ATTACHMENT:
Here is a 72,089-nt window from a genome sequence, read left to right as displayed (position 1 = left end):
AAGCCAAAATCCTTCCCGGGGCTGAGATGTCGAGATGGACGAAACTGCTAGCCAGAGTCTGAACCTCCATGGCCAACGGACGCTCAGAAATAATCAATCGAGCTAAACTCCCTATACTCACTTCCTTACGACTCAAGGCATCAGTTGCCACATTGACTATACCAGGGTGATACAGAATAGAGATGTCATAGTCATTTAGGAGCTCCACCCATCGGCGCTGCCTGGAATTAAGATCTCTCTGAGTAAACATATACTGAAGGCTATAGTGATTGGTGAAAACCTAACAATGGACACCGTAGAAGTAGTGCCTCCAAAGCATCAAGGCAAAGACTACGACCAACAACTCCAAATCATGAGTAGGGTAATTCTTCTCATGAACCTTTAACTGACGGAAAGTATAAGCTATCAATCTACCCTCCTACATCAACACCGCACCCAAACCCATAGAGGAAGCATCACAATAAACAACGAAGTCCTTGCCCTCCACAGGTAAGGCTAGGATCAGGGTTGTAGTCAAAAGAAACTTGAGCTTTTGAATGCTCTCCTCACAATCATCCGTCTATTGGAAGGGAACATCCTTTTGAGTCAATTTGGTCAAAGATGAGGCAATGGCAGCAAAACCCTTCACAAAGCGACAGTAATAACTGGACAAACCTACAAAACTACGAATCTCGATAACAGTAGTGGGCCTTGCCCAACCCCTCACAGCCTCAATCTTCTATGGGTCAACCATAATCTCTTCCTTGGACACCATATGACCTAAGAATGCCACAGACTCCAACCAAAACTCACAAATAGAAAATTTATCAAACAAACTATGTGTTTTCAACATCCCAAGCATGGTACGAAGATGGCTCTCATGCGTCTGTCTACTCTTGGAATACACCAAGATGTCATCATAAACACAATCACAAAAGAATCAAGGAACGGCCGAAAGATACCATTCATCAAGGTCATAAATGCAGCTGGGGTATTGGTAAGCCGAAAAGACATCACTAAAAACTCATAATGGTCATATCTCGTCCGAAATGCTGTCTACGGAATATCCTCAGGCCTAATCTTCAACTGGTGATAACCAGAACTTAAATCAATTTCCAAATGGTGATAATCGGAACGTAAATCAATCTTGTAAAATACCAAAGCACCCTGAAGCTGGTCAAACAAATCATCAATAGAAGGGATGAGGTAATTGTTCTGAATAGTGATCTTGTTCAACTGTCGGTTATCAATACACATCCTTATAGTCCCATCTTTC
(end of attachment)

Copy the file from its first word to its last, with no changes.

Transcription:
Here is a 72,089-nt window from a genome sequence, read left to right as displayed (position 1 = left end):
AAGCCAAAATCCTTCCCGGGGCTGAGATGTCGAGATGGACGAAACTGCTAGCCAGAGTCTGAACCTCCATGGCCAACGGACGCTCAGAAATAATCAATCGAGCTAAACTCCCTATACTCACTTCCTTACGACTCAAGGCATCAGTTGCCACATTGACTATACCAGGGTGATACAGAATAGAGATGTCATAGTCATTTAGGAGCTCCACCCATCGGCGCTGCCTGGAATTAAGATCTCTCTGAGTAAACATATACTGAAGGCTATAGTGATTGGTGAAAACCTAACAATGGACACCGTAGAAGTAGTGCCTCCAAAGCATCAAGGCAAAGACTACGACCAACAACTCCAAATCATGAGTAGGGTAATTCTTCTCATGAACCTTTAACTGACGGAAAGTATAAGCTATCAATCTACCCTCCTACATCAACACCGCACCCAAACCCATAGAGGAAGCATCACAATAAACAACGAAGTCCTTGCCCTCCACAGGTAAGGCTAGGATCAGGGTTGTAGTCAAAAGAAACTTGAGCTTTTGAATGCTCTCCTCACAATCATCCGTCTATTGGAAGGGAACATCCTTTTGAGTCAATTTGGTCAAAGATGAGGCAATGGCAGCAAAACCCTTCACAAAGCGACAGTAATAACTGGACAAACCTACAAAACTACGAATCTCGATAACAGTAGTGGGCCTTGCCCAACCCCTCACAGCCTCAATCTTCTATGGGTCAACCATAATCTCTTCCTTGGACACCATATGACCTAAGAATGCCACAGACTCCAACCAAAACTCACAAATAGAAAATTTATCAAACAAACTATGTGTTTTCAACATCCCAAGCATGGTACGAAGATGGCTCTCATGCGTCTGTCTACTCTTGGAATACACCAAGATGTCATCATAAACACAATCACAAAAGAATCAAGGAACGGCCGAAAGATACCATTCATCAAGGTCATAAATGCAGCTGGGGTATTGGTAAGCCGAAAAGACATCACTAAAAACTCATAATGGTCATATCTCGTCCGAAATGCTGTCTACGGAATATCCTCAGGCCTAATCTTCAACTGGTGATAACCAGAACTTAAATCAATTTCCAAATGGTGATAATCGGAACGTAAATCAATCTTGTAAAATACCAAAGCACCCTGAAGCTGGTCAAACAAATCATCAATAGAAGGGATGAGGTAATTGTTCTGAATAGTGATCTTGTTCAACTGTCGGTTATCAATACACATCCTTATAGTCCCATCTTTC